The Daily Parker

Politics, Weather, Photography, and the Dog

DC buried under snow, too

But DC's snow is coming from the right, not above. Exhibit: the inability of any Republicans to speak honestly about the President's proposed stimulus plan. Sen. Jim DeMint (R-SC) doesn't understand that a stimulus bill is, by definition, a spending bill; GOP Chair Ron Steele says to Wolf Blitzer, "Not in the history of mankind has the government ever created a job." (Um...NASA? The military? Jim DeMint's congressional staff?)

Nobel laureate Paul Krugman has a good explanation of why:

[T]his isn't a brainstorming session — it's a collision of fundamentally incompatible world views. If one thing is clear from the stimulus debate, it's that the two parties have utterly different economic doctrines. Democrats believe in something more or less like standard textbook macroeconomics; Republicans believe in a doctrine under which tax cuts are the universal elixir, and government spending is almost always bad.

Note to Republicans: you live in the reality-based community now.

UK buried under 30cm of snow

Western Europe also. The snowfall has paralyzed (paralysed?) the entire country:

South-east England has the worst snow it has seen for 18 years, causing all London buses to be pulled from service and the closure of Heathrow's runways.

The Met Office has issued an extreme weather warning for England, Wales and parts of eastern Scotland.

Up to four inches is forecast to fall later on Monday in south-east England, and up to 12 inches in the north-east. Speaking at a press conference in Downing Street, Prime Minister Gordon Brown said: "We are doing everything in our power to ensure services, road, rail and airports are open as quickly as possible, and we are continuing to monitor this throughout the day."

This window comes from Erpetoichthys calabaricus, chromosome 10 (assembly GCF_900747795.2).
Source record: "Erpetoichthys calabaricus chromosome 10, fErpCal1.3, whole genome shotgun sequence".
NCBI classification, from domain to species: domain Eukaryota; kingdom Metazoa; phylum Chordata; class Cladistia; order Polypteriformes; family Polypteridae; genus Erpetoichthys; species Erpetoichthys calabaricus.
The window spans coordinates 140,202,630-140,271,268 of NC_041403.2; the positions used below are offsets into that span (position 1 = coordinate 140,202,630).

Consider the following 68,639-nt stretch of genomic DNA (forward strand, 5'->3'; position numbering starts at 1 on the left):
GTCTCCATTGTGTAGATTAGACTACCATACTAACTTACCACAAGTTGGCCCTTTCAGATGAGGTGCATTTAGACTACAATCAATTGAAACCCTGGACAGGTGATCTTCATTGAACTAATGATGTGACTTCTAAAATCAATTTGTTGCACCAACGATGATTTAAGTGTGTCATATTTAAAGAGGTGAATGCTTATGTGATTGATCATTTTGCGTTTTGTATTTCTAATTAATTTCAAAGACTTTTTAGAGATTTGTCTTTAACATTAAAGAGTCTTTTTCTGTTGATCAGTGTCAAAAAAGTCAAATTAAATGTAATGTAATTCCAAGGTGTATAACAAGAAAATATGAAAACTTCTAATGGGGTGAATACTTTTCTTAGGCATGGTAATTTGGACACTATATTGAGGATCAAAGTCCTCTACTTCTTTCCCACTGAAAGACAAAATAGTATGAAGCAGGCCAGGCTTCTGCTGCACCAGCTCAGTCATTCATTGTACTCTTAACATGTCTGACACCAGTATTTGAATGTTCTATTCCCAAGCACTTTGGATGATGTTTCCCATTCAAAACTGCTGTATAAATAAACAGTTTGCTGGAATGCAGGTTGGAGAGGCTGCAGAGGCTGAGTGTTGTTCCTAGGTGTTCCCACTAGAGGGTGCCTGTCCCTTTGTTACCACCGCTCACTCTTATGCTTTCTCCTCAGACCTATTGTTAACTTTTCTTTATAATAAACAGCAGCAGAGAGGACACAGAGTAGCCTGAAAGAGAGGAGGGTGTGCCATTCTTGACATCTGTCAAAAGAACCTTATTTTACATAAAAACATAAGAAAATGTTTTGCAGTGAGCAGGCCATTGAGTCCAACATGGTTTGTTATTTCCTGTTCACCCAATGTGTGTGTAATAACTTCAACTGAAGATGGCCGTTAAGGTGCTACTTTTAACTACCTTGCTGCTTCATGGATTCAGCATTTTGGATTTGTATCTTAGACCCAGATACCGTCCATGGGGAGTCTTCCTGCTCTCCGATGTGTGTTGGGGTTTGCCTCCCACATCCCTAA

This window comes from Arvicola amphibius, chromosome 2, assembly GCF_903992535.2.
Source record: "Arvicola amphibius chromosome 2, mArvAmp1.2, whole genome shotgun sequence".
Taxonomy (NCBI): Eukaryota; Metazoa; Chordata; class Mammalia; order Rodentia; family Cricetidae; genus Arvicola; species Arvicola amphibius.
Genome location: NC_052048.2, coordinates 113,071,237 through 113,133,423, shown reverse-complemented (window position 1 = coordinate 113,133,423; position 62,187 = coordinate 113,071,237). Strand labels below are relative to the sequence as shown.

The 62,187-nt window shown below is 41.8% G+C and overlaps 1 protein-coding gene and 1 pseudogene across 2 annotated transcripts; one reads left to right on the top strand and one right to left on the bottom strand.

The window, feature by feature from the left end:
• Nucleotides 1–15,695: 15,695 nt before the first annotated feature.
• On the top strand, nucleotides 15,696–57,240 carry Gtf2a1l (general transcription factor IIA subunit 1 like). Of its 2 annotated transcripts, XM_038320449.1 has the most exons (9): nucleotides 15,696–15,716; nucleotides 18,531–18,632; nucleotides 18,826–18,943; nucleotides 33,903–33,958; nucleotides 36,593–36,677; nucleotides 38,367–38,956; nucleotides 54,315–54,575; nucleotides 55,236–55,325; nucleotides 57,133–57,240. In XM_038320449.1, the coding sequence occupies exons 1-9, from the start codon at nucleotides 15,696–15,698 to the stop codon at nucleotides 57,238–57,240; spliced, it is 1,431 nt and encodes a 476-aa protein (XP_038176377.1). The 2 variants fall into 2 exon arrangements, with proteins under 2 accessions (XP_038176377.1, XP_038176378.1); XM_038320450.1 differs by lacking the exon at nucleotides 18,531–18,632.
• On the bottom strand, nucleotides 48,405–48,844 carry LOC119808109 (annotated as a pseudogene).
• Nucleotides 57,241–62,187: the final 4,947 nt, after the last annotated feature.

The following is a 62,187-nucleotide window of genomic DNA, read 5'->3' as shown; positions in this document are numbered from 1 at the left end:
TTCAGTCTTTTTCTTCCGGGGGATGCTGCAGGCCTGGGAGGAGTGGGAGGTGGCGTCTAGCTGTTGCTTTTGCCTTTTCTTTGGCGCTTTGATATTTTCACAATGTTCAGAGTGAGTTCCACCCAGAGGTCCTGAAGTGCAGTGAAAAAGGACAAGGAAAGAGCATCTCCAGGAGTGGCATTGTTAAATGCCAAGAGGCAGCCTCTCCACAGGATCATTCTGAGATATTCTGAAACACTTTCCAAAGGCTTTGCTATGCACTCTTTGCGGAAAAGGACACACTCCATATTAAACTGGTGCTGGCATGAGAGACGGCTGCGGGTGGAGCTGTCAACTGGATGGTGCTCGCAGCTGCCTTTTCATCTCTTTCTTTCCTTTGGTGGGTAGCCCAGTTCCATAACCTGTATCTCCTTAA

(After which Conservative Party leader David Cameron asked if Brown still believes that the freeze-thaw cycle has ended.)

All of my colleages at my client's office in Chicago—where we've had snow on the ground without interruption all year—wonder what the fuss is about. The visiting Londoners reminded us that the UK probably has fewer snowplows than a typical Chicago ward, and complained that the one snow day they're likely to see all year doesn't affect them (the client's London office is closed today).

In unrelated news, the cheeky rodent came out wearing sunglasses today, so if woodchucks are any good at predicting the weather, we'll have another 6 weeks of snow on the ground. (Malverne Mel, on Long Island, did not see his shadow. The cognoscenti know Mel's a better forecaster.)

Update: Le Monde has photos from Paris and Madrid.

So who is this Quinn character, anyway?

The Chicago Tribune has an introduction:

[T]he prospect of Gov. Quinn is shocking to many Illinois politicians who thought of him as a gadfly, a master of holding Sunday news conferences to gain media attention on traditionally slow news days. There he would pitch plans such as electing taxpayer and insurance watchdogs or non-binding referendum questions that looked good on a ballot but had no real effect, such as a ban on naming rights for Soldier Field.

His two biggest achievements, the result of tapping into voter anger, occurred more than a quarter-century ago: cutting the size of the Illinois House by one-third and creating the consumer advocacy Citizens Utility Board.

The piece touches on, but doesn't dig too deeply into, Quinn's financial interests and flirtations with good old Chicago-style corrup—er, politics. It'll be interesting to see what he does, and how his relationship with House Speaker Mike Madigan goes as well.